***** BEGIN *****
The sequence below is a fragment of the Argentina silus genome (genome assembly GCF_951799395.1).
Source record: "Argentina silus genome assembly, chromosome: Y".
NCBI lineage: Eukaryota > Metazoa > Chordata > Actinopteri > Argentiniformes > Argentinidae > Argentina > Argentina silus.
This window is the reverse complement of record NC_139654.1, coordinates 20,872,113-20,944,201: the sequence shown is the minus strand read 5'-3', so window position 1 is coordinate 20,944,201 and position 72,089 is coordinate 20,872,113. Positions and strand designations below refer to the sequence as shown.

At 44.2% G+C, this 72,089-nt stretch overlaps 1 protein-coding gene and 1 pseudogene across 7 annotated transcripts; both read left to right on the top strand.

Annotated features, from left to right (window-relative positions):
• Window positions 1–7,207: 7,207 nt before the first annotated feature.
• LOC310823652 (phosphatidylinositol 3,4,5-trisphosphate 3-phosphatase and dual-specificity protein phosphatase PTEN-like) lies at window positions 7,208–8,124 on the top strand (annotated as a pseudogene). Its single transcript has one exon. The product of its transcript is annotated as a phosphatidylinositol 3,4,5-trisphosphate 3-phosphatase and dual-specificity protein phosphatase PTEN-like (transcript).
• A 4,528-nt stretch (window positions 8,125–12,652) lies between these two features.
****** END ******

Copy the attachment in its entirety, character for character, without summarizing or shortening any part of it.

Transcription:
The sequence below is a fragment of the Argentina silus genome (genome assembly GCF_951799395.1).
Source record: "Argentina silus genome assembly, chromosome: Y".
NCBI lineage: Eukaryota > Metazoa > Chordata > Actinopteri > Argentiniformes > Argentinidae > Argentina > Argentina silus.
This window is the reverse complement of record NC_139654.1, coordinates 20,872,113-20,944,201: the sequence shown is the minus strand read 5'-3', so window position 1 is coordinate 20,944,201 and position 72,089 is coordinate 20,872,113. Positions and strand designations below refer to the sequence as shown.

At 44.2% G+C, this 72,089-nt stretch overlaps 1 protein-coding gene and 1 pseudogene across 7 annotated transcripts; both read left to right on the top strand.

Annotated features, from left to right (window-relative positions):
• Window positions 1–7,207: 7,207 nt before the first annotated feature.
• LOC310823652 (phosphatidylinositol 3,4,5-trisphosphate 3-phosphatase and dual-specificity protein phosphatase PTEN-like) lies at window positions 7,208–8,124 on the top strand (annotated as a pseudogene). Its single transcript has one exon. The product of its transcript is annotated as a phosphatidylinositol 3,4,5-trisphosphate 3-phosphatase and dual-specificity protein phosphatase PTEN-like (transcript).
• A 4,528-nt stretch (window positions 8,125–12,652) lies between these two features.